Students portray complicated emotions in ‘Dancing Uphill’

Emma Adams, Culture Staff Writer

UVM’s dance program performed their annual showcase “Dancing Uphill” April 16 and 17. It was a dreamy portrayal of the emotions built up after a year of distance and disruption.

The dancers wore mandatory masks which added to the theme of being silenced and alone when confronted with ample time to fill and thoughts of isolation.

Students perform “Five,” choreographed by Jennilee Stocker at the Royal Tyler Theater April 17. (Andrew Frost)

Senior dancers choreographed their own dances, and some have been waiting to present their art for a year or more. 

Senior Chloe Schafer said the performance was a celebration of perseverance and strength, and that the circumstances made it unique. 

“The loss of, or rather, pause of touch in dance has been difficult to navigate, but this show gracefully adapted to the imposed spatial structure of COVID,” Schafer said. 

The dancers were cast in deep purple, blue and red lighting depending on the tone and lightness of the piece. 

Long shadows of movement were cast on the dance floor as performers fell into chaturanga and broke out into circular runs, all while keeping six feet apart. 

Choreographer and professor Julie Peoples-Clark said that “Dancing Uphill” was cathartic and a healing experience for her and the dancers that provided reflection on the difficulty of the past few months.

“When I started the process of crafting this dance I felt like I was crawling out of a dark hole of isolation,” Peoples-Clark said.

While dancers jumped over a bench in elephant-print pants in “Five,” which was directed by senior Jennilee Stocker, moments of restriction, slowness and melancholy were depicted in other pieces.

“Some dances took the loss and trauma of this time head-on,” Schafer said. “Other pieces celebrated the joy we still have and hold, even from a distance.”

Senior Annabel Diestel based the choreography of her piece, “Some Breathing Room in My Brain and Body,” on a mindfulness practice she created.

For one week this past Feb., she instructed the dancers to move through emotions and journal their reaction to the process. She then took their excerpts and crafted them into a poem. 

“I had them dance with a prompt, like dance if you’re happy or overwhelmed, as a way to ground yourself and get in touch without having to talk about feelings,” Diestel said. “This piece represents that project.”

Diestel had a friend record the poetic composition, and paired it with music to guide the choreography.

“My emotions were tired of listening to me but didn’t stop. I was a strong tree, growing on the edge of a cliff,” a voice said in the audio clip. “My tendency to deal with all emotions was to detach and ignore them.”

Image source: UVM Dance

Dancers moved slowly, as if falling or swaying in a gust of wind.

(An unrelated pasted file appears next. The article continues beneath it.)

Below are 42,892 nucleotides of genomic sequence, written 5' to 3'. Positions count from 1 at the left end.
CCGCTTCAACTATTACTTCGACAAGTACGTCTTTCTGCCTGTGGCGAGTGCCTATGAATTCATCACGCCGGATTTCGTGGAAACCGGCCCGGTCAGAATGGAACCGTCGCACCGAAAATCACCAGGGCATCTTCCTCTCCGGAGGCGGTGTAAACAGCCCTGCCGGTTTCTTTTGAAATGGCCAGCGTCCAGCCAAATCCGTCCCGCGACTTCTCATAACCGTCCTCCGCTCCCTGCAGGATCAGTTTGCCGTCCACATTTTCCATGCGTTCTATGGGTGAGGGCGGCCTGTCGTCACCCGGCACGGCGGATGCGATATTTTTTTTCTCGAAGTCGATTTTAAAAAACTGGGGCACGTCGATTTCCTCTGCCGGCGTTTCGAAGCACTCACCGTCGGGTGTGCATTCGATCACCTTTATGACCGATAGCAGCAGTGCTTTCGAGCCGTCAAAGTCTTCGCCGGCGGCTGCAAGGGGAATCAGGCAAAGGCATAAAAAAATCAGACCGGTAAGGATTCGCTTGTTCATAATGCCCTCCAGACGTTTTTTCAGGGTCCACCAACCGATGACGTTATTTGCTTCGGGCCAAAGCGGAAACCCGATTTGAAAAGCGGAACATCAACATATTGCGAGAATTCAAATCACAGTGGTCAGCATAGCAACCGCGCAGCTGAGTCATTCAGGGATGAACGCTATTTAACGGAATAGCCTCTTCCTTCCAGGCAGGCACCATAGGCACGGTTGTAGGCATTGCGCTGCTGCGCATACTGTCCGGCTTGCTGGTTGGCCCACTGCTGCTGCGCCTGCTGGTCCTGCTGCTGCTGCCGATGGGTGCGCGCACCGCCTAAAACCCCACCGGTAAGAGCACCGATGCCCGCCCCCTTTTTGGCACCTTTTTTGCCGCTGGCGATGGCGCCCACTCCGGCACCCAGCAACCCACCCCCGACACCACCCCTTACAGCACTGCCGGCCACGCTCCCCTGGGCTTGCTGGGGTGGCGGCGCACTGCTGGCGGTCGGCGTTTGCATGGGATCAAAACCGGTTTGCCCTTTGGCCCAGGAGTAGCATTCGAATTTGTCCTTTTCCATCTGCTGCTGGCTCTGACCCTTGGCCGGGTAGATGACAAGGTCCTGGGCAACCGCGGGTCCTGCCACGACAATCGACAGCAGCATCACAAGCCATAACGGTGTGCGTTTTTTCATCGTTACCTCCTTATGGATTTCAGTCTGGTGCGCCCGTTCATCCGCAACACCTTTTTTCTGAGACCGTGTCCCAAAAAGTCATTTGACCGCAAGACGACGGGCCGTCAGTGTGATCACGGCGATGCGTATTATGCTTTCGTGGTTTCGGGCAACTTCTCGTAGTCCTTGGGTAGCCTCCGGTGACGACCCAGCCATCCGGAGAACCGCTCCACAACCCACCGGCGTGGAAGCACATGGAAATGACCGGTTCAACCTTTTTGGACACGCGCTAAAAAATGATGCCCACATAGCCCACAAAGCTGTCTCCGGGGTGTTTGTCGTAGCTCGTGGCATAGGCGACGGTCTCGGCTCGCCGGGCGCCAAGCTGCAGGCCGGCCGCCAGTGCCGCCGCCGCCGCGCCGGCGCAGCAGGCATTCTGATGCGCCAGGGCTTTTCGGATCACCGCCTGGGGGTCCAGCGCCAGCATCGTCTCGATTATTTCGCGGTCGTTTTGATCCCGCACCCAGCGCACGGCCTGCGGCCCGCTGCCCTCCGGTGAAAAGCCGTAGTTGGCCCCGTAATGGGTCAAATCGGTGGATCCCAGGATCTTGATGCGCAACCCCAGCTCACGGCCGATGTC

The first part of the dance was synchronized, while the second half was more relaxed and gave the dancers room to flow and breathe as individuals.

“I like for it to be an inclusive process,” Diestel said. “The theme was holding emotion, then letting it go.”

Similarly, seniors Claire Cook and Gracie Powers, dancers and creators of the duet, “I’ve Been In This Too Long,” reflected on the relationships between proximity, urgency and isolation.

“It wasn’t meant to be a COVID themed dance, but it was made in a COVID context,” Cook said. 

The piece was about a duo’s relationship with internal struggle and yearning for connectedness. It began with an audio of running water and bird calls. 

“We incorporated bird-like movements, like leaning with a flat back, bent knees with arms out, with small undulations of our arms and head twitches like a crow,” Cook said. 

Powers described how she and Cook would make eye contact and connect, then break it, close their eyes and ignore each other as they broke out into a circular run.

“The circle, as a shape, informed our original movement and choreography that we made in the fall, and we wanted to translate that symbolism of being trapped,” Cook said.

Some pieces incorporated segments of improvisation, where the dancers responded to their emotional and environmental energy, moving without set choreography.

Senior Isabel Hansen, choreographer Paul Besaw and other dancers created the piece, “(Another) Round Dance.” 

“My guidelines were to stay on my knees, by playing with what that means, the second element was to create circles with increasing acceleration,” Hansen said. 

The dance incorporated segments of improvisation, where dancers practiced personal creativity and autonomy over their final presentation as seniors.  

“I find comfort in improv because the energy that’s built on stage guides the improv,” Hansen said. “It’s mindless yet mindful, but you slip into what feels good to you.”

Hansen described how her energy was grounded during Friday’s show, whereas she felt pulled upwards energetically on Saturday. 

“I played with the guidelines,” Hansen said. “It’s an active process considering the information you’re given and whether you accept or reject it.”

Performers and choreographers said that they were impressed by the dedication of everyone involved. 

Some dancers were quarantined leading up to the performance, yet all dancers were cleared and able to participate in both shows.

“If you care about something, it’s terrifying because you could lose it,” Cook said. “Everyone was working hard to be responsible and stay safe.”

Although this year was challenging, “Dancing Uphill” felt like a commencement for dancers, especially seniors, who had to forgo hugs as they performed at UVM for their last time.